Totally swiped the below meme. From Res Ipsa - http://yum.typepad.com/resipsa/ - via Jenn at Needleful Things - http://www.needleful-things.com/xsblog/
Will confess to being an English major - be prepared.
Earlier today, I came across the list of "30 Classics" selected in 1984 by William Bennett, then Chair of the National Endowment for the Humanities. The author of the blog where I saw the list had noted beside each title whether and when she’d read it, which seemed like a great idea for a blog post. So here ya go:
(1) The Works of Shakespeare: Only plays I can say for certain I haven't read - Othello and Titus Andronicus. Also read many, many sonnets.
(2) Declaration of Independence: Most certainly. And the Constitution, too.
(4) Poems of Emily Dickinson: Collected Poems of Emily still on my bookshelf. Love her.
(5) Poems of Robert Frost: Collected Poems of Robert Frost still on my bookshelf. Bobbo, you rock.
(6) Nathaniel Hawthorne, The Scarlet Letter: Yup. On my own from the town library. Was what - 10?
(7) F. Scott Fitzgerald, The Great Gatsby: High school or college? Can't remember. Read it first on my own.
(8) George Orwell, 1984: High School - Anyone for a chorus of "Sex Crimes?"
(9) Homer, The Odyssey and The Iliad: Odyssey, yes. Iliad, no.
(10) Charles Dickens, Great Expectations & Tale of Two Cities: GE - 8th grade. What was the teacher thinking? AToTC - nope.
(11) Geoffrey Chaucer, The Canterbury Tales: College. Do I get extra points for having read Boccacia's Decameron also?
(12) J.D. Salinger, The Catcher in the Rye: Never in school. But have read this many times.
(13) The Bible: Brought up Catholic and they didn't encourage reading this on your own. No longer consider myself Christian - am a UU - and have read quite a bit of it on my own.
(14) Henry David Thoreau, Walden: For sure. On my own.
(15) Sophocles, Oedipus: Yes. Read all the Greek plays.
(16) John Steinbeck, The Grapes of Wrath: Yes. Can't remember if high school or college. This book reads like poetry.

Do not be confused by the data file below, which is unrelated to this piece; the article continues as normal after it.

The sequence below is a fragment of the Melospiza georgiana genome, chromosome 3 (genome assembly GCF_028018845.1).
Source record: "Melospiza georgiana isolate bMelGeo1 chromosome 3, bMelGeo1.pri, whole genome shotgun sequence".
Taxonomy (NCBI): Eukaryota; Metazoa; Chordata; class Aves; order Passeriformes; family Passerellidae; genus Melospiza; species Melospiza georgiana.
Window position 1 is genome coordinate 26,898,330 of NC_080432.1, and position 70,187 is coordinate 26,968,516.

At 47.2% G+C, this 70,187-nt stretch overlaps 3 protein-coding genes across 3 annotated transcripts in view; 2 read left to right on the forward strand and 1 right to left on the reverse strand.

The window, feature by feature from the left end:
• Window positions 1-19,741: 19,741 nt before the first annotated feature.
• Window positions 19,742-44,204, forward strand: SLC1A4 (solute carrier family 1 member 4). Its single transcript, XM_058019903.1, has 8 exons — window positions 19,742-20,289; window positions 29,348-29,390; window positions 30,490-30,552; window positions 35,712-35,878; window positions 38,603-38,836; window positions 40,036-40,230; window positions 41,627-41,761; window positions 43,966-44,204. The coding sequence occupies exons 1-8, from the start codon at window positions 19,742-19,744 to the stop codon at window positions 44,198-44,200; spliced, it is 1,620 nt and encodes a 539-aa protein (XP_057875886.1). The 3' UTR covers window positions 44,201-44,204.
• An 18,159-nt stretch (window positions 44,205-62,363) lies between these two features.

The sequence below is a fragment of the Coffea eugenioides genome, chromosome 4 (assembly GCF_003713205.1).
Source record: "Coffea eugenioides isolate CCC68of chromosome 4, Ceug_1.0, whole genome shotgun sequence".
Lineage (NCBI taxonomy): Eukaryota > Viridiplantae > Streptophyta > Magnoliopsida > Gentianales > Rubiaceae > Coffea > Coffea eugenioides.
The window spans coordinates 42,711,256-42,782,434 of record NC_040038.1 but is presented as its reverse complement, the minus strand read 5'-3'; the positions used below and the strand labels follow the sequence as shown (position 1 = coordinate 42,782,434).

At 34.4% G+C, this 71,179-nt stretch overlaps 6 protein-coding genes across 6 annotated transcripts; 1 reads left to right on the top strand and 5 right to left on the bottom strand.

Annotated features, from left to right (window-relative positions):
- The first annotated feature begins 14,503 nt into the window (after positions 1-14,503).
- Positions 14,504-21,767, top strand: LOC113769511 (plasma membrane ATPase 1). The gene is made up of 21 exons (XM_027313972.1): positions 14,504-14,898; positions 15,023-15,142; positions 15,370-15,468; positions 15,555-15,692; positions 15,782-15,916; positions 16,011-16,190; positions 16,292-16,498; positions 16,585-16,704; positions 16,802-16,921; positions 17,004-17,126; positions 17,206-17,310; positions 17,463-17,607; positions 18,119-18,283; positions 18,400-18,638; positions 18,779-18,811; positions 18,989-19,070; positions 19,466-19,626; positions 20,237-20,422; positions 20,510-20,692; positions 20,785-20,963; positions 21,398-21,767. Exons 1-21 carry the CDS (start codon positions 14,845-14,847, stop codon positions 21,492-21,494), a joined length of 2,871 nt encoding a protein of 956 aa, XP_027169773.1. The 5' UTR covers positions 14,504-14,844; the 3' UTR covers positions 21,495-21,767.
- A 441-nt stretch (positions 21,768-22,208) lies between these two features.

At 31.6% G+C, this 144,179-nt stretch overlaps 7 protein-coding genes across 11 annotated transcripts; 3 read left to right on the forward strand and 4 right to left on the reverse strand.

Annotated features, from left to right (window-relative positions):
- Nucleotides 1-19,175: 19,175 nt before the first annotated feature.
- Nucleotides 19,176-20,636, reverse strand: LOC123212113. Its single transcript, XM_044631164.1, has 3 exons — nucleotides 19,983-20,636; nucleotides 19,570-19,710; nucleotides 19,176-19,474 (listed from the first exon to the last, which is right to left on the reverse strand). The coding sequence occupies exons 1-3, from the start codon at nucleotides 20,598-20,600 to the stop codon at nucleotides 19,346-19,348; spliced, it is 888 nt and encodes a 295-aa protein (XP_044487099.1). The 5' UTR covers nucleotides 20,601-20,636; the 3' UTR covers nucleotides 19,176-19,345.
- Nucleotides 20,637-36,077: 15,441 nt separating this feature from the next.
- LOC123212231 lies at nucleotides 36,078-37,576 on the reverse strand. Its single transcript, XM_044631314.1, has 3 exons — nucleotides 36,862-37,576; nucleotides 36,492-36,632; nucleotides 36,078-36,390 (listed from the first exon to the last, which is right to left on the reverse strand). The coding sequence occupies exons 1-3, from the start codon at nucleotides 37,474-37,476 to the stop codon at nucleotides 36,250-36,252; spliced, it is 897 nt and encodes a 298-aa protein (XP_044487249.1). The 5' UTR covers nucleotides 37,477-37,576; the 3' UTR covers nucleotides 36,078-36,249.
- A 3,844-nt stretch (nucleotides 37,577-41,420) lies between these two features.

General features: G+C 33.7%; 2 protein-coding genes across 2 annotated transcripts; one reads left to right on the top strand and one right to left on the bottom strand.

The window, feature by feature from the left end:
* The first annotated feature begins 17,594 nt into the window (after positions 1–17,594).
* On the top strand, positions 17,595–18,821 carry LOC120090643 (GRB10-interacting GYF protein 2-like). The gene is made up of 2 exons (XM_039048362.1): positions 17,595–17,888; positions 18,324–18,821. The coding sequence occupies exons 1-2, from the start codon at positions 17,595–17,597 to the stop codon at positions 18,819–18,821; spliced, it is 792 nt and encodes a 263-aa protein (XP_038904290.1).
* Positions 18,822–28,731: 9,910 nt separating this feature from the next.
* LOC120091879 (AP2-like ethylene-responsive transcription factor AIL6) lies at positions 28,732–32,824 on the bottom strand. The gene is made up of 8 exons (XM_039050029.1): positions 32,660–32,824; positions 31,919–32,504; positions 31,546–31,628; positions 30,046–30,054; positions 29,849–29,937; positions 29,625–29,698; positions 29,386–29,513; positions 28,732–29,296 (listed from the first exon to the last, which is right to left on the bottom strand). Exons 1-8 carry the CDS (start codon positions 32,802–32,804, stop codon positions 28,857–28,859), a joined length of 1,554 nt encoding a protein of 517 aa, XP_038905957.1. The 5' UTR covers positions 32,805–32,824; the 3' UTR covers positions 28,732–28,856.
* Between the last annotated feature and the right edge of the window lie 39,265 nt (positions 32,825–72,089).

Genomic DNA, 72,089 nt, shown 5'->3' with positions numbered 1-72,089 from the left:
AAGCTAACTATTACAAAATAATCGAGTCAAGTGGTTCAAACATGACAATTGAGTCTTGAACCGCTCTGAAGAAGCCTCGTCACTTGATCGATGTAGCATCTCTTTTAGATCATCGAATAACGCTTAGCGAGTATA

(17) Ralph Waldo Emerson’s essays and poems: Yup.
(18) Walt Whitman, Leaves of Grass: Walt, my man. Even quoted him in my high school yearbook. Collected poems and essays still on my bookshelf.
(19) Jane Austen, Pride and Prejudice: Love this book. Probably have read it a dozen times.
(20) Herman Melville, Moby Dick: Okay. Now as an English major I had successfully avoided this book. Billy Budd had bored the pants off me in high school. But there was this UU minister who would preach a sermon based on Moby Dick every year who inspired me to read this book. Terrific. I love it. Melville can even be funny sometimes.
(21) Anything by William Faulkner: Ah you twisted man. Read the Sound and the Fury in college and then promptly read everything else of his I could get my hands on.
(22) John Milton, Paradise Lost. No.
(23) Vergil, The Aeneid. No.
(24) Plato, The Republic. I have this on my bookshelf, too.
(25) Karl Marx, The Communist Manifesto. Dabbled in this one on my own. Haven't read the entire thing.
(26) Niccolo Machiavelli, The Prince: Pieces of it. Not the entire thing.
(27) Alexis DeTocqueville, Democracy in America: On the bookshelf in the future read pile.
(28) Feodor Dostoyevsky, Crime and Punishment: Yes. In high school. Prompted me to go read more of him and all the other Russians.
(29) Aristotle, Politics. No, just excerpts.
(30) Leo Tolstoy, War and Peace: First book I didn't finish reading ever. I remember being at page 125 and being pissed off that I hadn't seen the same characters again. He was still introducing the darn people. And I loved Anna Kareninia.